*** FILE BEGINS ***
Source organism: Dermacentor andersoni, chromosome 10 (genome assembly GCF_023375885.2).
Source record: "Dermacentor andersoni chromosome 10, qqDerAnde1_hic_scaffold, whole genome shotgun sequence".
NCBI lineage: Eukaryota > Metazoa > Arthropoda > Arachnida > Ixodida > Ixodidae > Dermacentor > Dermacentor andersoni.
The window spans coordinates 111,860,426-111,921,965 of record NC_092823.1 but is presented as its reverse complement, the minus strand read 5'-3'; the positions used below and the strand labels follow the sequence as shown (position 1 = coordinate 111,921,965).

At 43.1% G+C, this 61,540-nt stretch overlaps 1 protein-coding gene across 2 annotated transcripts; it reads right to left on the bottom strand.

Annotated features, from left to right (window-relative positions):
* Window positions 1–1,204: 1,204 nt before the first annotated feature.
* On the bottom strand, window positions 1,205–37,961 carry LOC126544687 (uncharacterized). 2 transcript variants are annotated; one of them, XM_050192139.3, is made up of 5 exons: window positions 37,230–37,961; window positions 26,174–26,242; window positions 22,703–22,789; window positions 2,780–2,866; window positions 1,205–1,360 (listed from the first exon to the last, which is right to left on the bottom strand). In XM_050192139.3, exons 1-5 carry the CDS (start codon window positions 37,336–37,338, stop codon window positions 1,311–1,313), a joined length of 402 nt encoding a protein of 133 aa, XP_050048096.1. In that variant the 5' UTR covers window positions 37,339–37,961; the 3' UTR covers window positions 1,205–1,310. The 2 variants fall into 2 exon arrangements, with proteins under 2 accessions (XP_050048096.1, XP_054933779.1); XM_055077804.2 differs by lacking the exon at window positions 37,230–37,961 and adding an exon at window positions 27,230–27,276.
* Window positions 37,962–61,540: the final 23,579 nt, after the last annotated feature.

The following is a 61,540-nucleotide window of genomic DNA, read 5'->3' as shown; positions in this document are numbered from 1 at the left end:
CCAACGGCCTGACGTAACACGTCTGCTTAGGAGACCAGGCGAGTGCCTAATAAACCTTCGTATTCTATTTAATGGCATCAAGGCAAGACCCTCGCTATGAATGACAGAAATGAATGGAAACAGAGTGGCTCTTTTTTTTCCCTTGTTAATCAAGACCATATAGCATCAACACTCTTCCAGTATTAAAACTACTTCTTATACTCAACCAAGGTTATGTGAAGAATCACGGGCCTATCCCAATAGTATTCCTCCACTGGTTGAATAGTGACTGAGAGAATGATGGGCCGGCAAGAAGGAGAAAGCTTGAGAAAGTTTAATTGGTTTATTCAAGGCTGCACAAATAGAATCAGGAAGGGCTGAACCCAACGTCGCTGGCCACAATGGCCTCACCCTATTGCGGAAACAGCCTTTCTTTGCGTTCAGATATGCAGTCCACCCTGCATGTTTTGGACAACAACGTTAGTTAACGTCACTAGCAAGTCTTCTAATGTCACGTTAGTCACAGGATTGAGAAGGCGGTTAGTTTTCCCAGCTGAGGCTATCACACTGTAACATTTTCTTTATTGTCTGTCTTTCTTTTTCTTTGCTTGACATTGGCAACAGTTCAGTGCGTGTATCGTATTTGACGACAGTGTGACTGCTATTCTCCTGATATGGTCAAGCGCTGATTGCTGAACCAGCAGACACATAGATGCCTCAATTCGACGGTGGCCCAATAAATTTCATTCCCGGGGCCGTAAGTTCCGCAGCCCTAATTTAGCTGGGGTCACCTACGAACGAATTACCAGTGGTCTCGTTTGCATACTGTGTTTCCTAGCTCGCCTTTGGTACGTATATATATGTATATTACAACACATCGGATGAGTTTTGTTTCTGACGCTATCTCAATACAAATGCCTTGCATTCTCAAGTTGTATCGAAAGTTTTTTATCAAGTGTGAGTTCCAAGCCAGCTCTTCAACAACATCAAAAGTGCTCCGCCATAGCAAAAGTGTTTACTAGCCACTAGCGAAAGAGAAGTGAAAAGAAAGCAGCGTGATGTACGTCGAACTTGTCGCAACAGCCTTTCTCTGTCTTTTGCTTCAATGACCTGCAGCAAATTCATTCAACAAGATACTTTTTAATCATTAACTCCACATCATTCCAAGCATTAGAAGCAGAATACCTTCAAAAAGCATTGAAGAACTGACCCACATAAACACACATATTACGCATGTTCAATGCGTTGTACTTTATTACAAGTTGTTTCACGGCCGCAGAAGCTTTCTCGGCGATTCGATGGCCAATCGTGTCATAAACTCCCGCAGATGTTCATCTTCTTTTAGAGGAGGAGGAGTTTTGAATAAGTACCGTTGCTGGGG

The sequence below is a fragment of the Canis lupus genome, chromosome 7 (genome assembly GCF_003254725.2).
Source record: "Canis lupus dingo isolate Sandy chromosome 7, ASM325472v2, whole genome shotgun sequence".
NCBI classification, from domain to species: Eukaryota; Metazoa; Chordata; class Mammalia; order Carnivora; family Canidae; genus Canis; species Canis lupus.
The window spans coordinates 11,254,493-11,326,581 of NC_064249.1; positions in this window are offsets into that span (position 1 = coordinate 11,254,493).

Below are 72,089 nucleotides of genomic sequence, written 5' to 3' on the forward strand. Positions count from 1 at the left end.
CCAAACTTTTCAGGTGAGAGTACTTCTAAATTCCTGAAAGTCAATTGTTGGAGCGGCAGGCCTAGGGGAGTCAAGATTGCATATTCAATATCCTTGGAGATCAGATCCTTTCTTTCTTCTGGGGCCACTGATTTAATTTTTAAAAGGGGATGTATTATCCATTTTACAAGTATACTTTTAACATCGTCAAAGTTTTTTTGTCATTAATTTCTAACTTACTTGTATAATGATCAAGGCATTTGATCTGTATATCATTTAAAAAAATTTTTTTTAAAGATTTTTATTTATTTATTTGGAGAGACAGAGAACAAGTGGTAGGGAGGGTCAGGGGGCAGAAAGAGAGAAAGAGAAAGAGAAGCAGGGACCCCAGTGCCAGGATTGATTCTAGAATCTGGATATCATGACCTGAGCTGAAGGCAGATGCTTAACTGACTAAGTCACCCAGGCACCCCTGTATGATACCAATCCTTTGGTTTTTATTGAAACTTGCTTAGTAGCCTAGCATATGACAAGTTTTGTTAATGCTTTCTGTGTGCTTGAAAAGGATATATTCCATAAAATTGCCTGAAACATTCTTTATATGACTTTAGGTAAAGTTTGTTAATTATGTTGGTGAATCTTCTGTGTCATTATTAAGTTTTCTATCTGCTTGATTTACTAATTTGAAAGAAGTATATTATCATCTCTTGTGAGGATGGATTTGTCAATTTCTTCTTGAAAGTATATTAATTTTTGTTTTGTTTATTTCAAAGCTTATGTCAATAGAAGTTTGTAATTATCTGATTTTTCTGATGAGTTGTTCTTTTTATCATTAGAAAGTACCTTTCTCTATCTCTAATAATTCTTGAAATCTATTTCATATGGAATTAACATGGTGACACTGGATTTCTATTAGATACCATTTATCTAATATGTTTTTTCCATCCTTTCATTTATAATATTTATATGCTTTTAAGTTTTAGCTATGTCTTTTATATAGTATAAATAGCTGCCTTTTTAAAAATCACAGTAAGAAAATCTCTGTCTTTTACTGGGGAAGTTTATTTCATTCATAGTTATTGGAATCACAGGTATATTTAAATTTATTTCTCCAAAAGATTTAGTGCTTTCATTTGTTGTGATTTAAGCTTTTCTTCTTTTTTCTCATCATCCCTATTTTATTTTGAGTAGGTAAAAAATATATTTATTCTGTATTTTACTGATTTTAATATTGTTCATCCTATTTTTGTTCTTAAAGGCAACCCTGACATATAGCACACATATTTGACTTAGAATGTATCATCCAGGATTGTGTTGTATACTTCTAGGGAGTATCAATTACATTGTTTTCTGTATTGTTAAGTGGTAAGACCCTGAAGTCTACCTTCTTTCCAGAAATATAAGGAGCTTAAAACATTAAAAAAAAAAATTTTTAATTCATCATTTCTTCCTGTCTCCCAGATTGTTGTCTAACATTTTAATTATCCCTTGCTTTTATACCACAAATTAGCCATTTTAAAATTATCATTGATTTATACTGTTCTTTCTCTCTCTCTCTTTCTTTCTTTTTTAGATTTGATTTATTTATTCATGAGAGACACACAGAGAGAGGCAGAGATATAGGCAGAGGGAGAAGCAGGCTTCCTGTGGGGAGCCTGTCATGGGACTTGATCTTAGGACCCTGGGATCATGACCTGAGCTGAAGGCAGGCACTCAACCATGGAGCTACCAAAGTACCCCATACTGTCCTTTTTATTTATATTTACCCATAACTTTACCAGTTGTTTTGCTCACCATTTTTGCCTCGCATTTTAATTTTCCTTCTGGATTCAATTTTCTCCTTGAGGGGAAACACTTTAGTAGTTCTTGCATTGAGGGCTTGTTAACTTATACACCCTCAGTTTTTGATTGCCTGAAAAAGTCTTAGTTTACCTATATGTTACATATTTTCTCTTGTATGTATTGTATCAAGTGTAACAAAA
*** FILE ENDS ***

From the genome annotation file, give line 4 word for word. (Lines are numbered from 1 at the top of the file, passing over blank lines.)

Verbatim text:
The window spans coordinates 111,860,426-111,921,965 of record NC_092823.1 but is presented as its reverse complement, the minus strand read 5'-3'; the positions used below and the strand labels follow the sequence as shown (position 1 = coordinate 111,921,965).